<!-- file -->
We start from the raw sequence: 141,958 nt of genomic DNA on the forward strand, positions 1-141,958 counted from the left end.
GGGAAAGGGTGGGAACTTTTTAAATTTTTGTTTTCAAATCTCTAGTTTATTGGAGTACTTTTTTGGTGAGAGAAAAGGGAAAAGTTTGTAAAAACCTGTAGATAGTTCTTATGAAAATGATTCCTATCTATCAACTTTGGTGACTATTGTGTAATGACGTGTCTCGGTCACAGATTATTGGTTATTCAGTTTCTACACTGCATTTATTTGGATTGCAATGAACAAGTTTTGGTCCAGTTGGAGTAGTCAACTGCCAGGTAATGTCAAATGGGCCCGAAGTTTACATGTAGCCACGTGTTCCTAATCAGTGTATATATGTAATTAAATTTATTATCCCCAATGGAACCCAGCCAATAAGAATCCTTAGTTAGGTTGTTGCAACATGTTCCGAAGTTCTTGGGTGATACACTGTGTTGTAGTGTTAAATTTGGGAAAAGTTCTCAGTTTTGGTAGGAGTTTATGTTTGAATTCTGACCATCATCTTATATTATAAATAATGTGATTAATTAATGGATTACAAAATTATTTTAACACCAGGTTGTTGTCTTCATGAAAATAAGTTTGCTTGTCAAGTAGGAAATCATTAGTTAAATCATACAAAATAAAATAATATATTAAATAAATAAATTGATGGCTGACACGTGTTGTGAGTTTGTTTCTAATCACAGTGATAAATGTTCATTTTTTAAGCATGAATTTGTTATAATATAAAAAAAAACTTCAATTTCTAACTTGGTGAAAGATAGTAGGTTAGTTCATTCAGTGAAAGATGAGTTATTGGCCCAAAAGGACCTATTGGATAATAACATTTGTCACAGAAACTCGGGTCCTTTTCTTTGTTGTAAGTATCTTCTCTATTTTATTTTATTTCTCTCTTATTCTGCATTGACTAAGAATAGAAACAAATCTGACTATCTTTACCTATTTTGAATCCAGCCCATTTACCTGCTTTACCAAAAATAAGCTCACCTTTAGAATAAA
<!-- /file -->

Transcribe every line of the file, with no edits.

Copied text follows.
We start from the raw sequence: 141,958 nt of genomic DNA on the forward strand, positions 1-141,958 counted from the left end.
GGGAAAGGGTGGGAACTTTTTAAATTTTTGTTTTCAAATCTCTAGTTTATTGGAGTACTTTTTTGGTGAGAGAAAAGGGAAAAGTTTGTAAAAACCTGTAGATAGTTCTTATGAAAATGATTCCTATCTATCAACTTTGGTGACTATTGTGTAATGACGTGTCTCGGTCACAGATTATTGGTTATTCAGTTTCTACACTGCATTTATTTGGATTGCAATGAACAAGTTTTGGTCCAGTTGGAGTAGTCAACTGCCAGGTAATGTCAAATGGGCCCGAAGTTTACATGTAGCCACGTGTTCCTAATCAGTGTATATATGTAATTAAATTTATTATCCCCAATGGAACCCAGCCAATAAGAATCCTTAGTTAGGTTGTTGCAACATGTTCCGAAGTTCTTGGGTGATACACTGTGTTGTAGTGTTAAATTTGGGAAAAGTTCTCAGTTTTGGTAGGAGTTTATGTTTGAATTCTGACCATCATCTTATATTATAAATAATGTGATTAATTAATGGATTACAAAATTATTTTAACACCAGGTTGTTGTCTTCATGAAAATAAGTTTGCTTGTCAAGTAGGAAATCATTAGTTAAATCATACAAAATAAAATAATATATTAAATAAATAAATTGATGGCTGACACGTGTTGTGAGTTTGTTTCTAATCACAGTGATAAATGTTCATTTTTTAAGCATGAATTTGTTATAATATAAAAAAAAACTTCAATTTCTAACTTGGTGAAAGATAGTAGGTTAGTTCATTCAGTGAAAGATGAGTTATTGGCCCAAAAGGACCTATTGGATAATAACATTTGTCACAGAAACTCGGGTCCTTTTCTTTGTTGTAAGTATCTTCTCTATTTTATTTTATTTCTCTCTTATTCTGCATTGACTAAGAATAGAAACAAATCTGACTATCTTTACCTATTTTGAATCCAGCCCATTTACCTGCTTTACCAAAAATAAGCTCACCTTTAGAATAAA